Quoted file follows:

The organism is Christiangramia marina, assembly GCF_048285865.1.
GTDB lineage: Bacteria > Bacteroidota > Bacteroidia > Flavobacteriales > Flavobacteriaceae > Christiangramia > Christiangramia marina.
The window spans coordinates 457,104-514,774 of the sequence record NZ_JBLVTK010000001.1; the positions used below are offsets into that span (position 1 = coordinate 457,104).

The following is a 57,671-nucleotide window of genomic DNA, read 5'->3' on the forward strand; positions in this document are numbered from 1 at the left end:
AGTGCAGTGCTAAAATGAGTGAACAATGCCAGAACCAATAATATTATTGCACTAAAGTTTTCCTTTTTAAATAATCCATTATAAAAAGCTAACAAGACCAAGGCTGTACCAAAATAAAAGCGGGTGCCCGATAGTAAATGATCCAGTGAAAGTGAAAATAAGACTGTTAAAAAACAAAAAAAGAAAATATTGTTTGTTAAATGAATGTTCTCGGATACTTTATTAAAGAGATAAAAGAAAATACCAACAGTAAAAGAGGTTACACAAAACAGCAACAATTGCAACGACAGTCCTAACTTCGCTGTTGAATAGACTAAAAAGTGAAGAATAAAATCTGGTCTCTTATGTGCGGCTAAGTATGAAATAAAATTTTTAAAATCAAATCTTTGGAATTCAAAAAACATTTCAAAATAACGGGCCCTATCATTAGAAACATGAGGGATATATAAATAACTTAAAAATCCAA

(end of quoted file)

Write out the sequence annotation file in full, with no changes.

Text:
The organism is Christiangramia marina, assembly GCF_048285865.1.
GTDB lineage: Bacteria > Bacteroidota > Bacteroidia > Flavobacteriales > Flavobacteriaceae > Christiangramia > Christiangramia marina.
The window spans coordinates 457,104-514,774 of the sequence record NZ_JBLVTK010000001.1; the positions used below are offsets into that span (position 1 = coordinate 457,104).

The following is a 57,671-nucleotide window of genomic DNA, read 5'->3' on the forward strand; positions in this document are numbered from 1 at the left end:
AGTGCAGTGCTAAAATGAGTGAACAATGCCAGAACCAATAATATTATTGCACTAAAGTTTTCCTTTTTAAATAATCCATTATAAAAAGCTAACAAGACCAAGGCTGTACCAAAATAAAAGCGGGTGCCCGATAGTAAATGATCCAGTGAAAGTGAAAATAAGACTGTTAAAAAACAAAAAAAGAAAATATTGTTTGTTAAATGAATGTTCTCGGATACTTTATTAAAGAGATAAAAGAAAATACCAACAGTAAAAGAGGTTACACAAAACAGCAACAATTGCAACGACAGTCCTAACTTCGCTGTTGAATAGACTAAAAAGTGAAGAATAAAATCTGGTCTCTTATGTGCGGCTAAGTATGAAATAAAATTTTTAAAATCAAATCTTTGGAATTCAAAAAACATTTCAAAATAACGGGCCCTATCATTAGAAACATGAGGGATATATAAATAACTTAAAAATCCAA